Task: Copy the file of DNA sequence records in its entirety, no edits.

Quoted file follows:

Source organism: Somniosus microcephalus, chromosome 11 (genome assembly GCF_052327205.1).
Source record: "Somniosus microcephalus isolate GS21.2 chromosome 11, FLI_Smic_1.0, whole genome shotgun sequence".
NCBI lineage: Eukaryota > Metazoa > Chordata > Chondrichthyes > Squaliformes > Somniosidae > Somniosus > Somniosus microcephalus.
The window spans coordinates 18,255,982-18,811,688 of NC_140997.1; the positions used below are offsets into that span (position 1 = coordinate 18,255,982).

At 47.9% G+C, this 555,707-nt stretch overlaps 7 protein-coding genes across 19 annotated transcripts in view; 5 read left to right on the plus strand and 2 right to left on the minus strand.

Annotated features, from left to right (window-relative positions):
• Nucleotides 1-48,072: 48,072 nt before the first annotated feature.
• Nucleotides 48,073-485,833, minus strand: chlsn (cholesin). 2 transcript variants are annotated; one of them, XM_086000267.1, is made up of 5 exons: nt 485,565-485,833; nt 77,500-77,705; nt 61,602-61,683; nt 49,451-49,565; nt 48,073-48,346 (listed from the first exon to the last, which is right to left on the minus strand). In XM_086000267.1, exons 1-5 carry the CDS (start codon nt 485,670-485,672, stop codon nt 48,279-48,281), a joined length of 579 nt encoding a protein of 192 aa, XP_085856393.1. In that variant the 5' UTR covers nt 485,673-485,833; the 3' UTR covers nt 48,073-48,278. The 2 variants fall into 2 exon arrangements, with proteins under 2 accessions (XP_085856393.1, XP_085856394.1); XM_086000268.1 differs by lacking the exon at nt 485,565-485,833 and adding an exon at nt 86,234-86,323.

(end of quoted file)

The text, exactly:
Source organism: Somniosus microcephalus, chromosome 11 (genome assembly GCF_052327205.1).
Source record: "Somniosus microcephalus isolate GS21.2 chromosome 11, FLI_Smic_1.0, whole genome shotgun sequence".
NCBI lineage: Eukaryota > Metazoa > Chordata > Chondrichthyes > Squaliformes > Somniosidae > Somniosus > Somniosus microcephalus.
The window spans coordinates 18,255,982-18,811,688 of NC_140997.1; the positions used below are offsets into that span (position 1 = coordinate 18,255,982).

At 47.9% G+C, this 555,707-nt stretch overlaps 7 protein-coding genes across 19 annotated transcripts in view; 5 read left to right on the plus strand and 2 right to left on the minus strand.

Annotated features, from left to right (window-relative positions):
• Nucleotides 1-48,072: 48,072 nt before the first annotated feature.
• Nucleotides 48,073-485,833, minus strand: chlsn (cholesin). 2 transcript variants are annotated; one of them, XM_086000267.1, is made up of 5 exons: nt 485,565-485,833; nt 77,500-77,705; nt 61,602-61,683; nt 49,451-49,565; nt 48,073-48,346 (listed from the first exon to the last, which is right to left on the minus strand). In XM_086000267.1, exons 1-5 carry the CDS (start codon nt 485,670-485,672, stop codon nt 48,279-48,281), a joined length of 579 nt encoding a protein of 192 aa, XP_085856393.1. In that variant the 5' UTR covers nt 485,673-485,833; the 3' UTR covers nt 48,073-48,278. The 2 variants fall into 2 exon arrangements, with proteins under 2 accessions (XP_085856393.1, XP_085856394.1); XM_086000268.1 differs by lacking the exon at nt 485,565-485,833 and adding an exon at nt 86,234-86,323.